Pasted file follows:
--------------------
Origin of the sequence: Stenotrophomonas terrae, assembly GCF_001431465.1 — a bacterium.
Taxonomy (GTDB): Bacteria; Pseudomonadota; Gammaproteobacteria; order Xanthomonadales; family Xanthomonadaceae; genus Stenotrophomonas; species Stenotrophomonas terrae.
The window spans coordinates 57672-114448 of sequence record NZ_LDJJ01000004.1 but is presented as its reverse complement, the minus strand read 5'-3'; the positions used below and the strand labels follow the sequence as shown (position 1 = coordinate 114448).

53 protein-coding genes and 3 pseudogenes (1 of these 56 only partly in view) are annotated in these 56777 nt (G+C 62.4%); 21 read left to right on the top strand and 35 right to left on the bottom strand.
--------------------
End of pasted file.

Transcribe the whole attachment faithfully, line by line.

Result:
Origin of the sequence: Stenotrophomonas terrae, assembly GCF_001431465.1 — a bacterium.
Taxonomy (GTDB): Bacteria; Pseudomonadota; Gammaproteobacteria; order Xanthomonadales; family Xanthomonadaceae; genus Stenotrophomonas; species Stenotrophomonas terrae.
The window spans coordinates 57672-114448 of sequence record NZ_LDJJ01000004.1 but is presented as its reverse complement, the minus strand read 5'-3'; the positions used below and the strand labels follow the sequence as shown (position 1 = coordinate 114448).

53 protein-coding genes and 3 pseudogenes (1 of these 56 only partly in view) are annotated in these 56777 nt (G+C 62.4%); 21 read left to right on the top strand and 35 right to left on the bottom strand.